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  C - the language that made Unix possible and changed everything.

The programming language C changed many things.

Throughout the 1950s and 1960s, programmers working for computer manufacturers had developed proprietary, purpose-specific, programming languages that were difficult to maintain and suffered from low productivity. This era spawned families of languages optimised for Job Control, Time Sharing, Scientific applications or business.

The 1978 paper in which the inventors first described the C language was written by D.M. Ritchie, S.C. Johnson, M.E. Lesk, and B.W. Kernighan.

Kernighan and Ritchie would go on to write the definitive book about C, still sought after by students and practitioners.

  The advent of microprogramming in the 1960s created a new layer of programming in which the instruction set of the core machine could be re-purposed to suit different types of application, requiring yet another set of programming languages.

The world began to despair of having enough programmers to configure the machines that would be needed later in the century if programmer productivity did not soon exceed the 10 debugged lines per day plateau it seemed to have reached. Early ideas on structured programing began to emerge along with methods of quality assurance like peer review, structured walkthrough and inspection, all designed to reduce or eliminate the ego that had become central to programming. The industry began to move towards high and very high level languages in the search for higher effective programmer productivity.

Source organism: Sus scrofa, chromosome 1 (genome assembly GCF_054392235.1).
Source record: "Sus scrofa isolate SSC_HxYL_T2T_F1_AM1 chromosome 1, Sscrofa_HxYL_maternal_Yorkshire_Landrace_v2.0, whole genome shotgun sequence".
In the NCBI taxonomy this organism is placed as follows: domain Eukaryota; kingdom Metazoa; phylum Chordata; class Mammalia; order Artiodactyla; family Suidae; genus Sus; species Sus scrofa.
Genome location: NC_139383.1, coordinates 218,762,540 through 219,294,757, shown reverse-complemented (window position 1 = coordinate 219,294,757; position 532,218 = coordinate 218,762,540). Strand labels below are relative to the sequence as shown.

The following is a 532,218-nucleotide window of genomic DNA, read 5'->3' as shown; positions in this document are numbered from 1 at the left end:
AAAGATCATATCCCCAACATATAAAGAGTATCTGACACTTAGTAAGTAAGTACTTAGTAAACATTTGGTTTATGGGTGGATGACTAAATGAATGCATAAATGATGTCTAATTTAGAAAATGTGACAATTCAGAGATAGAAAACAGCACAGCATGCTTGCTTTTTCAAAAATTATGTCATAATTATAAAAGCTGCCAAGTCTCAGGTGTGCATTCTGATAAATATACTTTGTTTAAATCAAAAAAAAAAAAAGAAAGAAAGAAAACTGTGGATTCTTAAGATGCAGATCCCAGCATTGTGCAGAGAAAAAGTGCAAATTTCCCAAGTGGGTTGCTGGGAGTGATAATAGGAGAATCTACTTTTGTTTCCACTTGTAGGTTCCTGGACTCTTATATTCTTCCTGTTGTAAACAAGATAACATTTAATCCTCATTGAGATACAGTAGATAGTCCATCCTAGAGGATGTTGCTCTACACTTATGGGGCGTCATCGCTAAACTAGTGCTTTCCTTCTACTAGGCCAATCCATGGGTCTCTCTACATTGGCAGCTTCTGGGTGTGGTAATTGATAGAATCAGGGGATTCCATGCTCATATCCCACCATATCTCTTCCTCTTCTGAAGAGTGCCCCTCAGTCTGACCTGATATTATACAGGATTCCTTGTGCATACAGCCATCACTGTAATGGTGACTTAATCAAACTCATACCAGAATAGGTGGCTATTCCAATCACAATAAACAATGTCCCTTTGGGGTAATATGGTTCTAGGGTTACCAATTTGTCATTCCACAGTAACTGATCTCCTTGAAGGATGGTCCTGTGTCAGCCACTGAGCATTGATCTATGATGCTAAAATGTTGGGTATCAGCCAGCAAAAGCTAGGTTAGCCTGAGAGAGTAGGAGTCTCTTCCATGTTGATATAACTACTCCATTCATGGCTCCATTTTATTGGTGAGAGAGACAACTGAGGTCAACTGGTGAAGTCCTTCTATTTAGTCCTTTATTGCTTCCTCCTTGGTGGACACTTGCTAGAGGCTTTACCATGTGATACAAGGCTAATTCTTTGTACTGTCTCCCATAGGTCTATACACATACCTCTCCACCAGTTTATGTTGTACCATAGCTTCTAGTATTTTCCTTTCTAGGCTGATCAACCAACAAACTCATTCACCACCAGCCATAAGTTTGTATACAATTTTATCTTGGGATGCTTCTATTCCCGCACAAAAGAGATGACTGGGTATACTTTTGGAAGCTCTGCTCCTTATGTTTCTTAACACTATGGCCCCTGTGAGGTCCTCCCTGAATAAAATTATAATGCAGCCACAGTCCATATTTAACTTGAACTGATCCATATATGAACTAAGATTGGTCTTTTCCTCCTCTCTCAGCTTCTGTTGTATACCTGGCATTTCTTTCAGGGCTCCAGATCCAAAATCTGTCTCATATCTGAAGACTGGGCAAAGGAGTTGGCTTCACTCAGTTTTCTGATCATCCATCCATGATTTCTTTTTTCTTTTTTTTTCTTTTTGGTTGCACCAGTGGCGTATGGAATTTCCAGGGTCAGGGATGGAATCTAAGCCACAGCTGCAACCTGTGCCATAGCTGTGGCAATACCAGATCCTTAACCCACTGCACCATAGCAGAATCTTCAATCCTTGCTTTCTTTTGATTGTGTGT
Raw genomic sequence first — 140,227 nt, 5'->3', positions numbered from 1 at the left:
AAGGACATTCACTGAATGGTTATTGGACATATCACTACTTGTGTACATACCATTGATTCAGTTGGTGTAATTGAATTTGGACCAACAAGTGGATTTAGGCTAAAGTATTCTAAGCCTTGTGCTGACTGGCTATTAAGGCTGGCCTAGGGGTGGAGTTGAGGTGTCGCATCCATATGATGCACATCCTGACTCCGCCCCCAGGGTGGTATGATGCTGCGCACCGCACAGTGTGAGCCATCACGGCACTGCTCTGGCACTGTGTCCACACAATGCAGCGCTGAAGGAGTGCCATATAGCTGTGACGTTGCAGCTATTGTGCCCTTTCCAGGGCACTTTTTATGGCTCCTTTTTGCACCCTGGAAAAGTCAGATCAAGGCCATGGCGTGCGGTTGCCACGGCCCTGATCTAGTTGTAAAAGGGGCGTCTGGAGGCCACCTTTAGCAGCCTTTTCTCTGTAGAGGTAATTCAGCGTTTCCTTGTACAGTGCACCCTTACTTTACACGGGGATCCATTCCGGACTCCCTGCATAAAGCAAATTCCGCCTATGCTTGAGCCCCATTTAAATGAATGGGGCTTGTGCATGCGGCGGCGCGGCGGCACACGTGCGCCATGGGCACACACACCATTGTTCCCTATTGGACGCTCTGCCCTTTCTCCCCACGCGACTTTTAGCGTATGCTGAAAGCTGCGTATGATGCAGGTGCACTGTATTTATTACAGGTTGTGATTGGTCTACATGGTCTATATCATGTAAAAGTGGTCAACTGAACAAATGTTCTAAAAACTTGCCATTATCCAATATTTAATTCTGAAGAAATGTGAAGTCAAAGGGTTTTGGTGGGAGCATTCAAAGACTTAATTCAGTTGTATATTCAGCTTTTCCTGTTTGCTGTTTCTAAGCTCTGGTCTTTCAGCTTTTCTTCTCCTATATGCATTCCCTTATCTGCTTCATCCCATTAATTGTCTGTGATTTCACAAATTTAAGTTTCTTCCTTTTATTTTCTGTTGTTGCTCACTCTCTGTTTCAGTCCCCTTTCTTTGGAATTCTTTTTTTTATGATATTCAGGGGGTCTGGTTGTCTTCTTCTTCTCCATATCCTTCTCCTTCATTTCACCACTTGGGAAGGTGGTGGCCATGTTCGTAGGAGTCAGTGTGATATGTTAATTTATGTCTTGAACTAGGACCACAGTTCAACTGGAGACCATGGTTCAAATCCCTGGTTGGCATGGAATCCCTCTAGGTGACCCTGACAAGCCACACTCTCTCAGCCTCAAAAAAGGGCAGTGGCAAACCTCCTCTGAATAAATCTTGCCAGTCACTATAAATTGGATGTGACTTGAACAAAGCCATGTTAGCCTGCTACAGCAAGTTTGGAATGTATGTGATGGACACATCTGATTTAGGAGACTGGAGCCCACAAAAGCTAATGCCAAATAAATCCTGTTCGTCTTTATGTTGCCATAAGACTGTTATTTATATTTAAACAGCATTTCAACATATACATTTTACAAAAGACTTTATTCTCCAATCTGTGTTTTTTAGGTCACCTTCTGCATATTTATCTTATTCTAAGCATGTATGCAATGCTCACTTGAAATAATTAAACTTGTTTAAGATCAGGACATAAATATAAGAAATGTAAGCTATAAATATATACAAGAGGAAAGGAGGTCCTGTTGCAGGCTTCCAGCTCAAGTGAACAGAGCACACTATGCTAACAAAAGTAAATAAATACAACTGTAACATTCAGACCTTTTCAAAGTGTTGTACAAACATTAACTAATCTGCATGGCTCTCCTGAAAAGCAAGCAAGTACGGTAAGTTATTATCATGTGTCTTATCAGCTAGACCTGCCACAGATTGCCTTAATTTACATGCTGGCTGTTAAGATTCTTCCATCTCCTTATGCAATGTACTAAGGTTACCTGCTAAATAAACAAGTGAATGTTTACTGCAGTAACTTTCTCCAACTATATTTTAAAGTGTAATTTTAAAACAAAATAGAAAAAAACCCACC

Minicomputers, using early forms of LSI (large scale integration), made the problem worse by making computer time accessible to engineers and other users who had not yet learned to respect the problems. In their search for real-time efficiency on limited power 12 or 16 bit machines they would often program in machine codes that were even more difficult to debug and maintain, further reducing apparent productivty.

Microprocessors threatened to begin the cycle again as early devices could only process 4 or 8 bits in size, requiring even more mental gymnastics from their programmers.

From this apparent chaos, the C programing language emerged from the Bell Laboratories in the late 1970s.

Compact in size, it featured many of the modern control expressions and data structures that facilitated good programming style although its cryptic instructions confused many and led to competitions on the most complex, and impenetrable, function that could be performed by a C program written within one line of 256 characters.

Developed initially for the 16-bit PDP11 minicomputer running the Unix operating system, it was rapidly ported to many other architectures due to its flexibility. Its own compiler was written in C as was the Unix operating system and many of the early Unix applications.

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